©1970, 1981, 1990 Jim Bouton (P)2012 Audible, Inc.
"A book deep in the American vein, so deep in fact it is by no means a sports book." (David Halberstam)
"Ball Four is a people book, not just a baseball book." (The New York Times)
"Ball Four is out in a new e-book edition, available on Kindle. It also is available as an audio book, read by Bouton himself, through audible.com. The only thing better than reading Ball Four again might be listening to Bouton read it to you." (R. A. Dickey, columnist and senior writer for ESPN.com.)
it took a while to get into but he's got some gems in there. if you wanted to hear about how ball players were like in the 60s then this is for you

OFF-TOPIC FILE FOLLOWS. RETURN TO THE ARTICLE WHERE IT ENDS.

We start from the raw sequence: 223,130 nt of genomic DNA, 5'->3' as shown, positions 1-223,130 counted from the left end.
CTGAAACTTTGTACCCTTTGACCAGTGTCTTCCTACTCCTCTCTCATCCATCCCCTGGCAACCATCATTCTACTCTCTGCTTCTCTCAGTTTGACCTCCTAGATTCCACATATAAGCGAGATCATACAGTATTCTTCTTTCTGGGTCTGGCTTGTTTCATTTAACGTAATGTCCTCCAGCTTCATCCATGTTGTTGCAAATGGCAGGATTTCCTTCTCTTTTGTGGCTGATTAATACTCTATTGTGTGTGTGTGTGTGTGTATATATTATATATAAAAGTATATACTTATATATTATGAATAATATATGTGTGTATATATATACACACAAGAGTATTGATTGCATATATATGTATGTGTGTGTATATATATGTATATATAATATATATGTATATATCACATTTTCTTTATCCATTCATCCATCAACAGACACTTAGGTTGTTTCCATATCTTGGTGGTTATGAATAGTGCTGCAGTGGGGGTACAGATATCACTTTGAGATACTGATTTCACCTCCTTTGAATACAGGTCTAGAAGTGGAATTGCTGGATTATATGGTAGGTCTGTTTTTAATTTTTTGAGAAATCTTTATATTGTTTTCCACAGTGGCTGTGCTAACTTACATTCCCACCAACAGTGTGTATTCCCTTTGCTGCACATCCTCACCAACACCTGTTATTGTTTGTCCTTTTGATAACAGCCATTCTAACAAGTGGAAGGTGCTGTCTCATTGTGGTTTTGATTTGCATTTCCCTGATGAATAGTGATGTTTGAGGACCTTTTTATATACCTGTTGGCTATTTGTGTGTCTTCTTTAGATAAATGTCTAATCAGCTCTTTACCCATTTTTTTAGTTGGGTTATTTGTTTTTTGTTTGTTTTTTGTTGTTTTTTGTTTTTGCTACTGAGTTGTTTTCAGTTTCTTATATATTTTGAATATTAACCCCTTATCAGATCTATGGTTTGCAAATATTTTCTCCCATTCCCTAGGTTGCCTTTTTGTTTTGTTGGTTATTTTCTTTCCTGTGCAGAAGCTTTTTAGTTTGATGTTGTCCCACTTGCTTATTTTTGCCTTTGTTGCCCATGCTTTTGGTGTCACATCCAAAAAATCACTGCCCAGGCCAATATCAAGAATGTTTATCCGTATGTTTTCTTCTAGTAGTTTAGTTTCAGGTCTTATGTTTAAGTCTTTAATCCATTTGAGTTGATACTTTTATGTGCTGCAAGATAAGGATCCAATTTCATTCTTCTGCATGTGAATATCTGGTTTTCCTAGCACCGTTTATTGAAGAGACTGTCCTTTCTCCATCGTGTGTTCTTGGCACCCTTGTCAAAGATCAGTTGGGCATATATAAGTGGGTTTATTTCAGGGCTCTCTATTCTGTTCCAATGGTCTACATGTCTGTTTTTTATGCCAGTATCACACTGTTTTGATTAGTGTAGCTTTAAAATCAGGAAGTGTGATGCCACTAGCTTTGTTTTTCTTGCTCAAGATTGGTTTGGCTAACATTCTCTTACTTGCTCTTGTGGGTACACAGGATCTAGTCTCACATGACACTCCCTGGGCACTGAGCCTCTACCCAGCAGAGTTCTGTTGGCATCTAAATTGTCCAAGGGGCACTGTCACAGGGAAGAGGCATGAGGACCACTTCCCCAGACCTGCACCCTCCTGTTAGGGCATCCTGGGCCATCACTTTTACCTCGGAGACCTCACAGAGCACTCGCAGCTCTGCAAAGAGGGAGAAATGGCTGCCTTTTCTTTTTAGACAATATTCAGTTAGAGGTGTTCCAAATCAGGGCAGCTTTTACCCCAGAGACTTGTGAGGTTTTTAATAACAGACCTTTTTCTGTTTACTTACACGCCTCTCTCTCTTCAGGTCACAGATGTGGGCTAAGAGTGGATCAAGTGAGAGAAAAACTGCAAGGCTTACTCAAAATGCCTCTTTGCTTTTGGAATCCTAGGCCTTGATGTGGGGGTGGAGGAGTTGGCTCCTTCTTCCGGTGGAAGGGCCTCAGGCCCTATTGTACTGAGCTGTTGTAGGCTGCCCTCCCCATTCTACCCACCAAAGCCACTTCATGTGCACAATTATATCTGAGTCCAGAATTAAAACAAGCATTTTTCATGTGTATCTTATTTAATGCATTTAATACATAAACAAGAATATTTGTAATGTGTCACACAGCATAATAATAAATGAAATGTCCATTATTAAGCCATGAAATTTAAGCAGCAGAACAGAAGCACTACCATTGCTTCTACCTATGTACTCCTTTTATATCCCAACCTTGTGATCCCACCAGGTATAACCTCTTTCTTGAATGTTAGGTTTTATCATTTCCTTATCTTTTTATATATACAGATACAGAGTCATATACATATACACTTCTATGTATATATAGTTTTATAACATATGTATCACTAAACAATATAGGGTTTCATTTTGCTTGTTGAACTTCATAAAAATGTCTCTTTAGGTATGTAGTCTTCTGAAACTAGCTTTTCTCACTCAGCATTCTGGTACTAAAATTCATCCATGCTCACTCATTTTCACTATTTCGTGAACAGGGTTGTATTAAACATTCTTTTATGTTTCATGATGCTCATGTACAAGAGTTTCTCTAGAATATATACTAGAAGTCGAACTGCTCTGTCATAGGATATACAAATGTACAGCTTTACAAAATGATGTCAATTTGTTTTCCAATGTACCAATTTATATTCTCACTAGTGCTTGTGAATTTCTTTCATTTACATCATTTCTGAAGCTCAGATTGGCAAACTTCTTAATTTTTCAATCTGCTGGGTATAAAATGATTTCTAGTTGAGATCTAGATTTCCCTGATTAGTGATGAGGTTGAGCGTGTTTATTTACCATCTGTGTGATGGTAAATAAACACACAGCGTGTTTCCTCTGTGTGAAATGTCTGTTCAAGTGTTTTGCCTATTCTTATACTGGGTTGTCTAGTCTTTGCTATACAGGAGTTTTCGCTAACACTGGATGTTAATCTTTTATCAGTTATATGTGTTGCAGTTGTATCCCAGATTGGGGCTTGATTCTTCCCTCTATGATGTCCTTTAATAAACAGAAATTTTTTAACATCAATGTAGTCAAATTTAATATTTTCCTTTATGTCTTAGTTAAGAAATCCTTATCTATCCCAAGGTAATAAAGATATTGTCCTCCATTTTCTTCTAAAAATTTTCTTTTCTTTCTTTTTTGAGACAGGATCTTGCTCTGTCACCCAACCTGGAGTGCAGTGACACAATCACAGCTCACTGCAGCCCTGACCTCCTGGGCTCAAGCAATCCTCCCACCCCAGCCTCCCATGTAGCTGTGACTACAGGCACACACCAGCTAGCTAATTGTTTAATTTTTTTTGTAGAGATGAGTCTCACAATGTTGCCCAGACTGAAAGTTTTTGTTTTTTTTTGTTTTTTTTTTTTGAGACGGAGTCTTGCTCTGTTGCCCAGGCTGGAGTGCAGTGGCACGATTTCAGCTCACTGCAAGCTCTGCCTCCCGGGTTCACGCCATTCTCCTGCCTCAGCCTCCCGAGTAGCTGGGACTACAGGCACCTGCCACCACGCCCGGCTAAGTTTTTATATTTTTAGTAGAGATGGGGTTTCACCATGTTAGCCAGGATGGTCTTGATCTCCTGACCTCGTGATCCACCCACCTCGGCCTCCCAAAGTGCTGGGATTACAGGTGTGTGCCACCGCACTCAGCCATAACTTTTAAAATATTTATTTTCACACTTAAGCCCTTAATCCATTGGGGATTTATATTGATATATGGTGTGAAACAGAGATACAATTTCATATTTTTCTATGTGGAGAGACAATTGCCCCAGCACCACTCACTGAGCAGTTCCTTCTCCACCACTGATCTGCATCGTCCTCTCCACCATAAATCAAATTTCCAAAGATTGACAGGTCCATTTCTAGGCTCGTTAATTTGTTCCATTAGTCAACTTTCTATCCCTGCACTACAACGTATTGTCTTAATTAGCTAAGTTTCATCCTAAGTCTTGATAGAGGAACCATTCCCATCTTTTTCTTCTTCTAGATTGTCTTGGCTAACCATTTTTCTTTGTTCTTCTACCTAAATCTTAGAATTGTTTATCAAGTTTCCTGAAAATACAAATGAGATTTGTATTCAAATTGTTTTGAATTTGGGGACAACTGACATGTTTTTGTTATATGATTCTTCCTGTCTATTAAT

With Jim Bouton actually reading the book, complete with appropriate inflection, the listener can really get a better notion of what he was feeling at the time.
Hearing an interested and involved onlooker actually cut down some of the great players of the day. Today sports interviews are generally so staid and trite, with a litany of cliches, that met out very little actual information
The whole book was pretty interesting, especially when Bouton makes his comeback years after his career was ostensibly over.
This is a pretty interesting insiders look behind the scenes. My one criticism would be that while Bouton does mention some of his own misgivings, others, that my own reading outside of this book, are glossed over or ignored. I'm pretty sure I was paying attention throughout and there is no mention of his retirement in the 70's.
donald t wardlow